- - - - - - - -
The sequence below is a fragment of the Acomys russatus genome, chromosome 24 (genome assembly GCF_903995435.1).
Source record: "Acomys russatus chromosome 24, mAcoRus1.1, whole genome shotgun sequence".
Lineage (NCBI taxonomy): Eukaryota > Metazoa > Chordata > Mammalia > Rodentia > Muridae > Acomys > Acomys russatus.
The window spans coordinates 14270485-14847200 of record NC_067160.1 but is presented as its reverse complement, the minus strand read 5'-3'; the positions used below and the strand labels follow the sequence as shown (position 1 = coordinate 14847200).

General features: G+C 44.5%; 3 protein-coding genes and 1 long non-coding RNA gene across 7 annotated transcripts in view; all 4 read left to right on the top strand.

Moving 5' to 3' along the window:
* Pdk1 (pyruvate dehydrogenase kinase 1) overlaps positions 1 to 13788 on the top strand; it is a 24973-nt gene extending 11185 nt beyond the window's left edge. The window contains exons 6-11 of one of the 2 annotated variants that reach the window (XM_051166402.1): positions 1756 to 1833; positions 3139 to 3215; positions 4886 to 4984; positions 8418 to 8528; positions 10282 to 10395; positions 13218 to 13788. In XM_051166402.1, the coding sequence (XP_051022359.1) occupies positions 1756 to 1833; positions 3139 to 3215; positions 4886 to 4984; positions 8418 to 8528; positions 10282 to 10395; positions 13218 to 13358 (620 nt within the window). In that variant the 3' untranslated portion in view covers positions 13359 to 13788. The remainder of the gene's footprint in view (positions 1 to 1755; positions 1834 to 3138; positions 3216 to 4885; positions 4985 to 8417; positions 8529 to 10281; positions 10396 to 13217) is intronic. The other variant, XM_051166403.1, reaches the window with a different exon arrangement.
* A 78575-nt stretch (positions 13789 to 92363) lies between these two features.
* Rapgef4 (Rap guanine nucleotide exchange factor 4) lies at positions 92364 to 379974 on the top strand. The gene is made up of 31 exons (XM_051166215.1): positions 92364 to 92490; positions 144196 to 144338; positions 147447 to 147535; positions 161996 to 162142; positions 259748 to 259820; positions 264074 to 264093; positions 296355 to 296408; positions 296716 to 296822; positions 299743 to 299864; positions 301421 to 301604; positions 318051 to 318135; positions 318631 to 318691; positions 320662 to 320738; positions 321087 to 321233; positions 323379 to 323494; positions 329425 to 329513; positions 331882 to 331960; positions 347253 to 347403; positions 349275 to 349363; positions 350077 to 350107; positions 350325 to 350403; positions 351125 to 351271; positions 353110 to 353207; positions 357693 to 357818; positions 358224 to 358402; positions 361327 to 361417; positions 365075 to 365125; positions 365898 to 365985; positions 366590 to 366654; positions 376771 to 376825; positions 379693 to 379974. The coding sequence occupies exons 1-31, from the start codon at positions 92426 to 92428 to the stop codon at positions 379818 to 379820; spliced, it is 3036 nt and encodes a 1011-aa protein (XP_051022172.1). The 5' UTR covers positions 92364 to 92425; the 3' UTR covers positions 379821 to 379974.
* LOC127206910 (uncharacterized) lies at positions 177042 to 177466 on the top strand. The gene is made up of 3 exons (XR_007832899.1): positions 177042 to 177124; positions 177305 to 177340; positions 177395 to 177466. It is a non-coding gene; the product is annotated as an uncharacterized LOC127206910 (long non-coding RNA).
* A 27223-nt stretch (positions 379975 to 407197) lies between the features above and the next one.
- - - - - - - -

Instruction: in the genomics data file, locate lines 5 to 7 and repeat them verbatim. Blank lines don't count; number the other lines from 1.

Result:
General features: G+C 44.5%; 3 protein-coding genes and 1 long non-coding RNA gene across 7 annotated transcripts in view; all 4 read left to right on the top strand.

Moving 5' to 3' along the window:
* Pdk1 (pyruvate dehydrogenase kinase 1) overlaps positions 1 to 13788 on the top strand; it is a 24973-nt gene extending 11185 nt beyond the window's left edge. The window contains exons 6-11 of one of the 2 annotated variants that reach the window (XM_051166402.1): positions 1756 to 1833; positions 3139 to 3215; positions 4886 to 4984; positions 8418 to 8528; positions 10282 to 10395; positions 13218 to 13788. In XM_051166402.1, the coding sequence (XP_051022359.1) occupies positions 1756 to 1833; positions 3139 to 3215; positions 4886 to 4984; positions 8418 to 8528; positions 10282 to 10395; positions 13218 to 13358 (620 nt within the window). In that variant the 3' untranslated portion in view covers positions 13359 to 13788. The remainder of the gene's footprint in view (positions 1 to 1755; positions 1834 to 3138; positions 3216 to 4885; positions 4985 to 8417; positions 8529 to 10281; positions 10396 to 13217) is intronic. The other variant, XM_051166403.1, reaches the window with a different exon arrangement.